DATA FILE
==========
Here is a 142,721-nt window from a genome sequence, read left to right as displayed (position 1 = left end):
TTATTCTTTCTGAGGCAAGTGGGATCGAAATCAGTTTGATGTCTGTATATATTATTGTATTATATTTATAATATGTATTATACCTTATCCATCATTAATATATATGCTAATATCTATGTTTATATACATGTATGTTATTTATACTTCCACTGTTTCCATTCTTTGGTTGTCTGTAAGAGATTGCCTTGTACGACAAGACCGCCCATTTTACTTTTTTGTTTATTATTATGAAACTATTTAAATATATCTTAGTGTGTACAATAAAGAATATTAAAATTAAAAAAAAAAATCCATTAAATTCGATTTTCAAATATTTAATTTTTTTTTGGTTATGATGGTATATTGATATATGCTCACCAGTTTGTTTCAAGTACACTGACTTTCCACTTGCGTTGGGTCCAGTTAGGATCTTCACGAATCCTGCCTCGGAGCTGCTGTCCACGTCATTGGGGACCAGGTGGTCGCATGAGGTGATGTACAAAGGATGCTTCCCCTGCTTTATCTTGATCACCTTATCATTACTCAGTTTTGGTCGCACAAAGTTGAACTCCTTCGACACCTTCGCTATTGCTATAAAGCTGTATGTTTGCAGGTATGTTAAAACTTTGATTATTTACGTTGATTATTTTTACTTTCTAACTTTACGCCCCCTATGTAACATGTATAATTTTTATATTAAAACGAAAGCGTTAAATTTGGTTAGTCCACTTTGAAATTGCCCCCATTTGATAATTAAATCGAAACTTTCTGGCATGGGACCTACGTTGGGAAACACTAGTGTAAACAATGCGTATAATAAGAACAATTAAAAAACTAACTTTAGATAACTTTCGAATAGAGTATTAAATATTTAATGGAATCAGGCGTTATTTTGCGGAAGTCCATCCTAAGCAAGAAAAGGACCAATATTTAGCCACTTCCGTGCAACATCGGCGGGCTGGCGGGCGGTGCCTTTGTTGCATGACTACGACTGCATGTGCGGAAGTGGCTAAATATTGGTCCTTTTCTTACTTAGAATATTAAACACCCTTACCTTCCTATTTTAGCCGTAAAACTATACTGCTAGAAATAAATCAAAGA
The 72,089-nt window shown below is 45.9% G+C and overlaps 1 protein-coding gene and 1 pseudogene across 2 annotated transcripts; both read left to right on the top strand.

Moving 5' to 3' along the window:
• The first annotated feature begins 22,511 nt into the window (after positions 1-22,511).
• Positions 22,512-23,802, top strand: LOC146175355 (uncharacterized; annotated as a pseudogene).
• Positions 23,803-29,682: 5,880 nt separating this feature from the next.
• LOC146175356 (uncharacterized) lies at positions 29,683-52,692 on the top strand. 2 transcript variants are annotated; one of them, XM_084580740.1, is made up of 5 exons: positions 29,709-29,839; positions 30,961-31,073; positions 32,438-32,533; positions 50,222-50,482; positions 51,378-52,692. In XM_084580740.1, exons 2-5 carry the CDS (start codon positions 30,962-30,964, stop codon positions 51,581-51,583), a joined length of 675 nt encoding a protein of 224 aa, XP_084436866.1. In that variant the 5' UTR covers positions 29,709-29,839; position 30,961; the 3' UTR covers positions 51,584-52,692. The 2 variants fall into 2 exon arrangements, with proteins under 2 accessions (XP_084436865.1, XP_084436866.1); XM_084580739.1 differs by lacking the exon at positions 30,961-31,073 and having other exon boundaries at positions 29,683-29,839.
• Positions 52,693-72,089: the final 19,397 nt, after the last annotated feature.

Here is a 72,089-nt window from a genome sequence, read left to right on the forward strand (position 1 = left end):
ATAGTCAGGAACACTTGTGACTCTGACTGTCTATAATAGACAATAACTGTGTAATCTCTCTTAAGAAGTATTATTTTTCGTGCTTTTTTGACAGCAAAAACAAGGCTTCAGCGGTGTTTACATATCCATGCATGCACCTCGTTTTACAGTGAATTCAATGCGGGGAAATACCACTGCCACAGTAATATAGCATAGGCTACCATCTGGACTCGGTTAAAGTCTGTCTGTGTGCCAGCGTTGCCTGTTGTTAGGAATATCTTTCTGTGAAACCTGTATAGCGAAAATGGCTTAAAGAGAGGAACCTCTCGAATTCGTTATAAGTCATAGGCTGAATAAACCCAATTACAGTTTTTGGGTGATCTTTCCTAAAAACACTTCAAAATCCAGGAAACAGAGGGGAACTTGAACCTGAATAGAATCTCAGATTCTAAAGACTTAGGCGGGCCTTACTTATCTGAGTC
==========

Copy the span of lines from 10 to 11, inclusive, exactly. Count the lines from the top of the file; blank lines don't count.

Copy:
Here is a 72,089-nt window from a genome sequence, read left to right on the forward strand (position 1 = left end):
ATAGTCAGGAACACTTGTGACTCTGACTGTCTATAATAGACAATAACTGTGTAATCTCTCTTAAGAAGTATTATTTTTCGTGCTTTTTTGACAGCAAAAACAAGGCTTCAGCGGTGTTTACATATCCATGCATGCACCTCGTTTTACAGTGAATTCAATGCGGGGAAATACCACTGCCACAGTAATATAGCATAGGCTACCATCTGGACTCGGTTAAAGTCTGTCTGTGTGCCAGCGTTGCCTGTTGTTAGGAATATCTTTCTGTGAAACCTGTATAGCGAAAATGGCTTAAAGAGAGGAACCTCTCGAATTCGTTATAAGTCATAGGCTGAATAAACCCAATTACAGTTTTTGGGTGATCTTTCCTAAAAACACTTCAAAATCCAGGAAACAGAGGGGAACTTGAACCTGAATAGAATCTCAGATTCTAAAGACTTAGGCGGGCCTTACTTATCTGAGTC